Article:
South Sudan’s Riek Machar in profile
Once married to a British aid worker, Riek Machar has been a central figure in Sudanese and South Sudanese politics for around three decades.
He is reputed to be a wily operator, switching sides on several occasions during the north-south conflict as he sought to strengthen his own position and that of his Nuer ethnic group in the murky political waters of South Sudan.
Born in 1953, he married Emma McCune in 1991 who died two years later, while pregnant, in a car accident in the Kenyan capital, Nairobi.
She was dubbed by some in the media as the “warlord’s wife”, a reference to Mr Machar’s role as a leading commander in the armed wing of the Sudan People’s Liberation Movement (SPLM), which was then spearheading the war for South Sudan’s independence from the north.
After a peace deal was signed in 2005 to herald the end of the conflict and the sudden death of its leader John Garang, the SPLM appointed Mr Machar as the vice-president of the South Sudan government.
He retained the post after South Sudan became independent in 2011, in a sign of the enormous influenced he wielded in the group until his dismissal in July this year in a government reshuffle.
Coming from South Sudan’s second largest ethnic group, the gap-toothed Mr Machar’s presence in the upper echelons of power was seen as vital to promote ethnic unity with the Dinka majority.
‘Immense patience’Recalling meeting Mr Machar in 2005, BBC Africa’s David Amanor says he had a commanding physique.
“He’s got a steely but also gentle look. He’s well-spoken and well-educated,” he says.
At the time, Mr Machar had swapped his military fatigue for an English suit, playing the role of a mediator between the Ugandan government and the Lord’s Resistance Army (LRA) rebel movement.
He saw the LRA as a major threat, believing that it could destabilise South Sudan, where it had military camps.
Although the peace initiative failed, Mr Machar – now married to South Sudanese politician Angelina Teny – was impressive as a mediator.
“He showed immense patience – the skills of a diplomat,” recalls Mr Amanor, who covered the talks.
But critics say he also showed his ruthless side when he backed government forces in their fight against prominent South Sudan rebel leader George Athor, who was accused of waging a new “proxy war” on behalf of the Khartoum government, which it denied.
In December 2011 – some five months after independence – Mr Machar announced that Mr Athor had been killed near the Sudan-South Sudan border.
‘Prophet of doom’For his SPLM critics, Mr Machar was becoming too powerful – and President Salva Kiir sacked him from the government in July this year without giving a clear reason.
Mr Machar responded by saying that he intended to challenge Mr Kiir for the leadership of the ruling SPLM party so that he could run for president in the 2015 election.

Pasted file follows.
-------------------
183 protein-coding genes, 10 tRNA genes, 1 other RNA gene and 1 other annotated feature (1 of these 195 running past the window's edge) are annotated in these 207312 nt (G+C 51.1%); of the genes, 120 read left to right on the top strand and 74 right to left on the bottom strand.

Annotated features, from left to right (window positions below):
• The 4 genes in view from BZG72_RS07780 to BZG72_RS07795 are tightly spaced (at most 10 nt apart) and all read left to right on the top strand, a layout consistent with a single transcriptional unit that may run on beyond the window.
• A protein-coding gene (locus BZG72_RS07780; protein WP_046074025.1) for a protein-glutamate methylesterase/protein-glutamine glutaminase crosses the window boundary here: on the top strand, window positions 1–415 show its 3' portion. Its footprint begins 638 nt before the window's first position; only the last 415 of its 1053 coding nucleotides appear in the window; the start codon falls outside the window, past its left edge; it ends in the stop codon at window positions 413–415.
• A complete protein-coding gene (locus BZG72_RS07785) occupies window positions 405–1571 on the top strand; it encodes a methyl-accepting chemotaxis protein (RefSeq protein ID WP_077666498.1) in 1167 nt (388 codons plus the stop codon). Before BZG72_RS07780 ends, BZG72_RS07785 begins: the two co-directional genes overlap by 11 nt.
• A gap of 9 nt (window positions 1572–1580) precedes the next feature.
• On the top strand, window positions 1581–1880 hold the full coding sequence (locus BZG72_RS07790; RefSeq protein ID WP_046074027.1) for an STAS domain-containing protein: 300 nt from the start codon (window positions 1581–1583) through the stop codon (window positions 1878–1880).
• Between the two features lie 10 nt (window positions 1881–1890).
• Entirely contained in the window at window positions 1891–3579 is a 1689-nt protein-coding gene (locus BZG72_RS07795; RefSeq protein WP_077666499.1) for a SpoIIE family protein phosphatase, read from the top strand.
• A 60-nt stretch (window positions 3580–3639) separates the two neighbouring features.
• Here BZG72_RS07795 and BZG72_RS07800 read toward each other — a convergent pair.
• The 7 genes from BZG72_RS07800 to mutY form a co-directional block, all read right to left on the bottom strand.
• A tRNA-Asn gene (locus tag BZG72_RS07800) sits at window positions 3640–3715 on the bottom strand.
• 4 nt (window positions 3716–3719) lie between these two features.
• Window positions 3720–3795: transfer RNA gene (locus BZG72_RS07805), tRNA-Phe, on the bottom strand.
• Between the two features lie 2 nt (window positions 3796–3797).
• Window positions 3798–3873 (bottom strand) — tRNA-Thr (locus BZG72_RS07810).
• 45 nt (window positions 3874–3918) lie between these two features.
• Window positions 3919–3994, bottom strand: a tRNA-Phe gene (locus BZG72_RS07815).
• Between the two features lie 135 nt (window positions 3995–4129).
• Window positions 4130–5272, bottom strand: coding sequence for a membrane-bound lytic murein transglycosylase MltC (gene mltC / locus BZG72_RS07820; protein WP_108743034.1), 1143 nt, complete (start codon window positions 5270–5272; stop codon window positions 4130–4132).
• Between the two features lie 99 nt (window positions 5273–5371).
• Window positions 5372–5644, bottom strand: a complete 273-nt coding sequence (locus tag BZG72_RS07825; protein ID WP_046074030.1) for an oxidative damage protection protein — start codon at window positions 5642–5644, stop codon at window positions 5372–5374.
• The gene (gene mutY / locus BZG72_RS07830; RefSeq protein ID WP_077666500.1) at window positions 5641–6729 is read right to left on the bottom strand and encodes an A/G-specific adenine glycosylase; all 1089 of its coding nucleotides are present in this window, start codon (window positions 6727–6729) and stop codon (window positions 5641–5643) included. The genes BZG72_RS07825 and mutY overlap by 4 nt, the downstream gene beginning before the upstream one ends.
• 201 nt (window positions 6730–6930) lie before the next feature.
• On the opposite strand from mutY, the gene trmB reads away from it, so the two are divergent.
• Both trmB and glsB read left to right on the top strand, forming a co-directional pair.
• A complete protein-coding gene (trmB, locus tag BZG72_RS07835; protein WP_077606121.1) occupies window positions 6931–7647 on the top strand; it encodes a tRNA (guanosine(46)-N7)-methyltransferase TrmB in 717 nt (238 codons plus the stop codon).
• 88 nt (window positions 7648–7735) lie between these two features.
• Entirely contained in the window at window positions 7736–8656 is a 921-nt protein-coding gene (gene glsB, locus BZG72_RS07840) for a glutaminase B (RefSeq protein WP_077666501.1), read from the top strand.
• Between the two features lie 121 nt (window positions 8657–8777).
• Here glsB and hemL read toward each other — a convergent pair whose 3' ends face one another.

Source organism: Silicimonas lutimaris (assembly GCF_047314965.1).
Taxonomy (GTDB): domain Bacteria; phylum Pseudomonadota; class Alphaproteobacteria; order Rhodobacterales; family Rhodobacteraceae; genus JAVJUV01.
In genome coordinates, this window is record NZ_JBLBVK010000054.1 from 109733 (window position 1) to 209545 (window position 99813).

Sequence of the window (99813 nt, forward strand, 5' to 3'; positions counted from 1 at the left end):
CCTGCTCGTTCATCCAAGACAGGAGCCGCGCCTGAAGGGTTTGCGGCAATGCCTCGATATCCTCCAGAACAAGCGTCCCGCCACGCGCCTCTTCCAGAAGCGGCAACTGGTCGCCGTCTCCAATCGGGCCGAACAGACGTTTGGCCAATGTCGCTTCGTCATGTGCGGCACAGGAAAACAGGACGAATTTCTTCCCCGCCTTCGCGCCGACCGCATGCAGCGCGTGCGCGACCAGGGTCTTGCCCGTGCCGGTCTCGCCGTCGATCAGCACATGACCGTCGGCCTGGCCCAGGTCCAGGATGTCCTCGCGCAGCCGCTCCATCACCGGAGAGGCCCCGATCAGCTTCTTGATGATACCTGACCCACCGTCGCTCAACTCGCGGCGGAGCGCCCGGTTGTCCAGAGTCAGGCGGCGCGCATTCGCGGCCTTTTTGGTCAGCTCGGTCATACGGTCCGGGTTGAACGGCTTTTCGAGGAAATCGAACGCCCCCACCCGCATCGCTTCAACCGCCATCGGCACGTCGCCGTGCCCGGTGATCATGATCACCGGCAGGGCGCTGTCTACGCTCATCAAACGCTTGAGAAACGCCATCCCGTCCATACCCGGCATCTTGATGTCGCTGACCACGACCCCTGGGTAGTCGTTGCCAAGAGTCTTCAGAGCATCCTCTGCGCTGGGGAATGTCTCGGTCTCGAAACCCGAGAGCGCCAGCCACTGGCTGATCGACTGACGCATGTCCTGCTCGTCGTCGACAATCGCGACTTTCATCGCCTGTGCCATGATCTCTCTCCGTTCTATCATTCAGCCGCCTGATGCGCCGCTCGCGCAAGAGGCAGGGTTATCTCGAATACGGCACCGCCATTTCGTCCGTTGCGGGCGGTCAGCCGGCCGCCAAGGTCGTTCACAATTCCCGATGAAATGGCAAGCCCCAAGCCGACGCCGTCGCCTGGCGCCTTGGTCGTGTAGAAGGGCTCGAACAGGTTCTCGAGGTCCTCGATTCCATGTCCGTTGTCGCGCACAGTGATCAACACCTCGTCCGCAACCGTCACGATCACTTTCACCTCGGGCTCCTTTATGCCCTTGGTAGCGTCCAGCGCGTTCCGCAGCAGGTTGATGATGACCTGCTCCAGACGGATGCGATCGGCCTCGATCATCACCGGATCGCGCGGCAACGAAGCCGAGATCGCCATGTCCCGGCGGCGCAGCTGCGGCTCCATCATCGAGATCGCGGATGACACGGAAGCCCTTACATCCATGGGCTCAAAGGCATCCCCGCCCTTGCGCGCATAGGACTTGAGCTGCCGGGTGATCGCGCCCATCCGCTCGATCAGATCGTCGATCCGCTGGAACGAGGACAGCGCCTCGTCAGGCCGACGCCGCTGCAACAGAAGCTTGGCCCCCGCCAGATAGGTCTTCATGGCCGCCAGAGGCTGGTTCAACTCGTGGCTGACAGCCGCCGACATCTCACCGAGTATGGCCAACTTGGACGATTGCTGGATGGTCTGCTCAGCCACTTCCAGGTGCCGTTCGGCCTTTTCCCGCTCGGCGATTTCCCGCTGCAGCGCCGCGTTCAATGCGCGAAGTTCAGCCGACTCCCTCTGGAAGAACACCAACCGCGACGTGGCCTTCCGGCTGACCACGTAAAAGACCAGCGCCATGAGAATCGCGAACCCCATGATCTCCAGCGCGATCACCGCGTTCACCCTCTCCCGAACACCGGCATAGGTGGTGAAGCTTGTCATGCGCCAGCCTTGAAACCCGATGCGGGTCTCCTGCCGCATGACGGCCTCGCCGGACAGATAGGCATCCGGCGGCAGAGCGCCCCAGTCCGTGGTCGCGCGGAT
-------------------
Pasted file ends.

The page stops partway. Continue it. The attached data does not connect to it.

At the time, he called on his supporters not to resort to violence, warning that Mr Kiir would use it as a pretext to declare a state of emergency.
Now, Mr Kiir has accused him of plotting a coup, as government forces clashed with army mutineers in the capital, Juba.
Mr Kiir denounced him as a “prophet of doom”, continuing his actions of the past – an apparent reference to the fact that he had challenged the authority of Mr Garang, the SPLM’s founding leader, in the early 1990s.
Despite high-profile mediation efforts by then-Kenyan President Daniel arap Moi and US congressmen, Mr Machar refused to sign a peace declaration with Mr Garang, who was lionised by SPLM fighters at the time.
This was seen as a major blow to efforts by many African and Western governments to present a united front against the Islamist-led government of Sudan’s President Omar al-Bashir.
By then leading a breakaway rebel group, Mr Machar signed a peace accord with Mr Bashir’s government in 1997.
It gave him his first taste of state power, with his appointment as an assistant to President Bashir, but he quit not long afterwards re-launching a rebellion.
However, Mr Garang’s SPLM remained deeply suspicious of him, accusing him of receiving covert support from the Khartoum government – a charge he denied.
In 2002, he finally buried the hatchet with Mr Garang, rejoining the SPLM.
His career rose after Mr Garang’s sudden death in a 2005 helicopter crash, when Mr Kiir appointed him as vice-president of South Sudan, then a semi-autonomous region.
He held onto the post after South Sudan’s independence, until his fall-out with Mr Kiir in July.
Now, he risks arrest and even death after being accused of plotting a coup – an allegation he is bound to deny as he calculates his next move from his hideout.
It is a far cry from the days when he was a student in the UK, obtaining a PhD in philosophy and strategic planning from the University of Bradford in the mid-1980s.
It was also a time of political revolt in South Sudan, with the SPLM having just been formed to campaign against northern rule.
Mr Machar chose to join the fight – and has never looked back.
Published on 16 December 2013 Last updated at 10:51 ET